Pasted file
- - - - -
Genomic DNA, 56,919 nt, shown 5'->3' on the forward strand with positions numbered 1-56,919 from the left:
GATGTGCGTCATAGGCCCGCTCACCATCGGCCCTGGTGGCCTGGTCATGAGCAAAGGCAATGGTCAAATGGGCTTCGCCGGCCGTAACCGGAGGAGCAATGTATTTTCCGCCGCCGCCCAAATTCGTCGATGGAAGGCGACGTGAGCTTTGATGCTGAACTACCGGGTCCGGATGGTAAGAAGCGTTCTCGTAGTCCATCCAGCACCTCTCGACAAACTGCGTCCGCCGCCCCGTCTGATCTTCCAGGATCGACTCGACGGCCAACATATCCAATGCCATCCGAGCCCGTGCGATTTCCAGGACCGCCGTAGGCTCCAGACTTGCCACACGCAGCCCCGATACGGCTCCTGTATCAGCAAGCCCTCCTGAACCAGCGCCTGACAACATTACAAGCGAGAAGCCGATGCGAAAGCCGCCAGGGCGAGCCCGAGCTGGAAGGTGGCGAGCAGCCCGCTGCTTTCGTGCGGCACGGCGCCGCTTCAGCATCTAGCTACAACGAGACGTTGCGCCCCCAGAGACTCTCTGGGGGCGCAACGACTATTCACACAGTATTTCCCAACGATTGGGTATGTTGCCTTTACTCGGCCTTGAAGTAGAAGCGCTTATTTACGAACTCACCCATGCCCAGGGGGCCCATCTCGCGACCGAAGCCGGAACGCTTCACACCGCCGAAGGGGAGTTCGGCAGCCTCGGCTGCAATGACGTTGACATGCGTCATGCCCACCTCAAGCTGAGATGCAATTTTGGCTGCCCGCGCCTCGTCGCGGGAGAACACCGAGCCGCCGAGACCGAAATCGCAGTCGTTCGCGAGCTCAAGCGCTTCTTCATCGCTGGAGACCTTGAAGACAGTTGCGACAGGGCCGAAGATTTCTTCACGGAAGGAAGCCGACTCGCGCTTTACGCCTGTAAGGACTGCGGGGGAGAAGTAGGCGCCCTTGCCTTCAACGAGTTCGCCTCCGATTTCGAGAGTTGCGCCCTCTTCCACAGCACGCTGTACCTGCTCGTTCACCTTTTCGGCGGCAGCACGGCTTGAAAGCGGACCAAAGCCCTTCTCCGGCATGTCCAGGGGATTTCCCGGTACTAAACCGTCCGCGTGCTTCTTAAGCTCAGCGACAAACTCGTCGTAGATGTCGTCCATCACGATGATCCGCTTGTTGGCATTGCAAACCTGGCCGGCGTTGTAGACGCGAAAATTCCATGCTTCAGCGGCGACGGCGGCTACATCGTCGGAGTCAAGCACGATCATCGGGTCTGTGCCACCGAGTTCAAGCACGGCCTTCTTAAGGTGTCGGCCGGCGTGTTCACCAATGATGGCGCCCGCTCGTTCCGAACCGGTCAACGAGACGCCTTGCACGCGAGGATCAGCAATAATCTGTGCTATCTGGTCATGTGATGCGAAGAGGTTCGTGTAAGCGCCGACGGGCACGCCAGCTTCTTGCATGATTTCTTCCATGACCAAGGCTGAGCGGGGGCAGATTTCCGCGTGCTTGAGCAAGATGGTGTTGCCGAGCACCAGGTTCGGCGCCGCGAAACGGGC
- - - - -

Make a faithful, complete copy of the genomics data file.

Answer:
Genomic DNA, 56,919 nt, shown 5'->3' on the forward strand with positions numbered 1-56,919 from the left:
GATGTGCGTCATAGGCCCGCTCACCATCGGCCCTGGTGGCCTGGTCATGAGCAAAGGCAATGGTCAAATGGGCTTCGCCGGCCGTAACCGGAGGAGCAATGTATTTTCCGCCGCCGCCCAAATTCGTCGATGGAAGGCGACGTGAGCTTTGATGCTGAACTACCGGGTCCGGATGGTAAGAAGCGTTCTCGTAGTCCATCCAGCACCTCTCGACAAACTGCGTCCGCCGCCCCGTCTGATCTTCCAGGATCGACTCGACGGCCAACATATCCAATGCCATCCGAGCCCGTGCGATTTCCAGGACCGCCGTAGGCTCCAGACTTGCCACACGCAGCCCCGATACGGCTCCTGTATCAGCAAGCCCTCCTGAACCAGCGCCTGACAACATTACAAGCGAGAAGCCGATGCGAAAGCCGCCAGGGCGAGCCCGAGCTGGAAGGTGGCGAGCAGCCCGCTGCTTTCGTGCGGCACGGCGCCGCTTCAGCATCTAGCTACAACGAGACGTTGCGCCCCCAGAGACTCTCTGGGGGCGCAACGACTATTCACACAGTATTTCCCAACGATTGGGTATGTTGCCTTTACTCGGCCTTGAAGTAGAAGCGCTTATTTACGAACTCACCCATGCCCAGGGGGCCCATCTCGCGACCGAAGCCGGAACGCTTCACACCGCCGAAGGGGAGTTCGGCAGCCTCGGCTGCAATGACGTTGACATGCGTCATGCCCACCTCAAGCTGAGATGCAATTTTGGCTGCCCGCGCCTCGTCGCGGGAGAACACCGAGCCGCCGAGACCGAAATCGCAGTCGTTCGCGAGCTCAAGCGCTTCTTCATCGCTGGAGACCTTGAAGACAGTTGCGACAGGGCCGAAGATTTCTTCACGGAAGGAAGCCGACTCGCGCTTTACGCCTGTAAGGACTGCGGGGGAGAAGTAGGCGCCCTTGCCTTCAACGAGTTCGCCTCCGATTTCGAGAGTTGCGCCCTCTTCCACAGCACGCTGTACCTGCTCGTTCACCTTTTCGGCGGCAGCACGGCTTGAAAGCGGACCAAAGCCCTTCTCCGGCATGTCCAGGGGATTTCCCGGTACTAAACCGTCCGCGTGCTTCTTAAGCTCAGCGACAAACTCGTCGTAGATGTCGTCCATCACGATGATCCGCTTGTTGGCATTGCAAACCTGGCCGGCGTTGTAGACGCGAAAATTCCATGCTTCAGCGGCGACGGCGGCTACATCGTCGGAGTCAAGCACGATCATCGGGTCTGTGCCACCGAGTTCAAGCACGGCCTTCTTAAGGTGTCGGCCGGCGTGTTCACCAATGATGGCGCCCGCTCGTTCCGAACCGGTCAACGAGACGCCTTGCACGCGAGGATCAGCAATAATCTGTGCTATCTGGTCATGTGATGCGAAGAGGTTCGTGTAAGCGCCGACGGGCACGCCAGCTTCTTGCATGATTTCTTCCATGACCAAGGCTGAGCGGGGGCAGATTTCCGCGTGCTTGAGCAAGATGGTGTTGCCGAGCACCAGGTTCGGCGCCGCGAAACGGGC